1 T finely chopped fresh parsley
1 T finely chopped fresh tarragon
1 T finely chopped fresh chervil
1 T finely chopped chives
Tired yet? Me too! This looks tougher than it is!
Start by roasting the carrots. They need to go into an oven that's been preheated to 400F. While that's preheating, you need to toast the cumin in a small skillet. Divide out what you'll need for the cumin crème and add the rest to a 9" square baking dish with the rest of the ingredients for the carrots. Toss them then roast just until the carrots start to caramelize. It'll take 30-45 minutes.
While the carrots are roasting (and you can do them well ahead,) make the cumin crème and the dressing. In both cases, you just combine the ingredients.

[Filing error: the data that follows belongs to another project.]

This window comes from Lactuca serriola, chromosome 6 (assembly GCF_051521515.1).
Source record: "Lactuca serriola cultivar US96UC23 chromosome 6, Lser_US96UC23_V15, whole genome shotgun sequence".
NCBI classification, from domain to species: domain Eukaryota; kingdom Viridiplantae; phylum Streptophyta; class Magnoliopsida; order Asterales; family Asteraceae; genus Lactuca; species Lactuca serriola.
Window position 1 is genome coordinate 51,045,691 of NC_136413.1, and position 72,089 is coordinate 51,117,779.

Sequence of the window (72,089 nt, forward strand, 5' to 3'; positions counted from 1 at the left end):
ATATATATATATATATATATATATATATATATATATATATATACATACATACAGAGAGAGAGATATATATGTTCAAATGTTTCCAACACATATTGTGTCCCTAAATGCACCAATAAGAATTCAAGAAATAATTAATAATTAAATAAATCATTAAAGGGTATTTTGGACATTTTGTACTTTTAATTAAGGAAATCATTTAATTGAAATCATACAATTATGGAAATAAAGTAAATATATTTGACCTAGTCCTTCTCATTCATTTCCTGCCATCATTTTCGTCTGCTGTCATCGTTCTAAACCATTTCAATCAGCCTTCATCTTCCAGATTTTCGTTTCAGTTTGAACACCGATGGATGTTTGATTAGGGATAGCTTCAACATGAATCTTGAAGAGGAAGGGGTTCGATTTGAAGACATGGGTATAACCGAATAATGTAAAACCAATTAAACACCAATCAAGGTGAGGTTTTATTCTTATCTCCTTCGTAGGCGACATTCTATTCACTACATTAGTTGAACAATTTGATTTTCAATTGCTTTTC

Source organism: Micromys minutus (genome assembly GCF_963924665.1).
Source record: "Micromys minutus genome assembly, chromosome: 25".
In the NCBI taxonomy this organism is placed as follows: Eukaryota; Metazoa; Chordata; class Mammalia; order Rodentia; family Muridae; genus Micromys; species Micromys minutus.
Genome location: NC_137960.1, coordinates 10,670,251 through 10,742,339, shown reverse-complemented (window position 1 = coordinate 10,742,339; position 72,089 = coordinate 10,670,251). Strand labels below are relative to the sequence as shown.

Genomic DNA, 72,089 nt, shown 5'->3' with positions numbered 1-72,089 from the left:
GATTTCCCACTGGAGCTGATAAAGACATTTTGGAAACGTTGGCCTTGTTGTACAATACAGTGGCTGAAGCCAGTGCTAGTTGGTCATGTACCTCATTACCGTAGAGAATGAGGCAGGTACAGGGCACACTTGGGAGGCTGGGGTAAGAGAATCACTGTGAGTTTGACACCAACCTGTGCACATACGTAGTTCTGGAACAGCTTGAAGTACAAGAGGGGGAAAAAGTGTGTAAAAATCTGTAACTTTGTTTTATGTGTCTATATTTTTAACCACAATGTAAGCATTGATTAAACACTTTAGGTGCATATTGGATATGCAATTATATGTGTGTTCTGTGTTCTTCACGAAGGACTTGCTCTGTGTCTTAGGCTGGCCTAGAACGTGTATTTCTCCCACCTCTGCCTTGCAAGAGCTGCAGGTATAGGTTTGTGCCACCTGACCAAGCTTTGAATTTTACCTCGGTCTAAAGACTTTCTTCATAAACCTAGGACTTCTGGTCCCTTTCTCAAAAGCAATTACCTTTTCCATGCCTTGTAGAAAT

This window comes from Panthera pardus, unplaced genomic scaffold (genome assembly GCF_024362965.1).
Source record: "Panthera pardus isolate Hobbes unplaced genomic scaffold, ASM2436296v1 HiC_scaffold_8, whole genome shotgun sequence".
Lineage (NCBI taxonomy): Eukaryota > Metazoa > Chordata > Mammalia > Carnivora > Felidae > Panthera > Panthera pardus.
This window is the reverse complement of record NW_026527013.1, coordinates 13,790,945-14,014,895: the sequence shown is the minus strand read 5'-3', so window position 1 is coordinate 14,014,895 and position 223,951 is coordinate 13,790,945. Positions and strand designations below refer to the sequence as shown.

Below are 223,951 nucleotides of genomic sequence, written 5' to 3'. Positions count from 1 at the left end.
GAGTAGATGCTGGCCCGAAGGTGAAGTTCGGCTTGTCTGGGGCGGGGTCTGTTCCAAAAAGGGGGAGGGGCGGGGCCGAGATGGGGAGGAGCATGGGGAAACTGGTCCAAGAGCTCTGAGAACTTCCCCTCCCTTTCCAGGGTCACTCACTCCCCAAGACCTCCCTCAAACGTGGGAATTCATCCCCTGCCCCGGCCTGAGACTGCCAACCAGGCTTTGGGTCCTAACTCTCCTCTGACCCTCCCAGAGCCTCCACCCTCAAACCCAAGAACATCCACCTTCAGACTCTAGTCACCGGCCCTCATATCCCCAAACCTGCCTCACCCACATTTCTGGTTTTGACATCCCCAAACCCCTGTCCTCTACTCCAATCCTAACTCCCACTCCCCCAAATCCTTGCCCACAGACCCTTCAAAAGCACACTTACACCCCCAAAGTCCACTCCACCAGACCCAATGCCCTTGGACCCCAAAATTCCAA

To assemble the salad, smear the cumin crème on the bottom of the serving bowl or platter.
Top that with the carrots - not the aromatics they roasted with, just the carrots. Then, sprinkle the carrots with the rest of the salad ingredients. Top everything with the dressing.
adapted from the New York Times
1 1/2 c pearl couscous
1/3 c EVOO
1 t orange zest
3 T orange juice
2/3 lb cherries, pitted and quartered
3/4 c each chopped fresh parsley and mint
1/2 c finely chopped red onion
2 small Persian cucumbers, peeled and chopped
1 c shredded Swiss chard (optional - my add)
Cook the couscous according to package directions. Drain and rinse it. Toss it with the other ingredients.
adapted from Rachael Ray
Roasted Potatoes with Sage and Garlic
1 1/2 lbs small creamer potatoes, halved
1/3 c flour
1 1/2 T vegetable oil (I used light olive oil)
4 cloves garlic, minced (ooops, can't believe I left this out!)
1/4 c chopped fresh sage leaves
1 T unsalted butter
salt and pepper
12 whole fresh sage leaves
1 T unsalted butter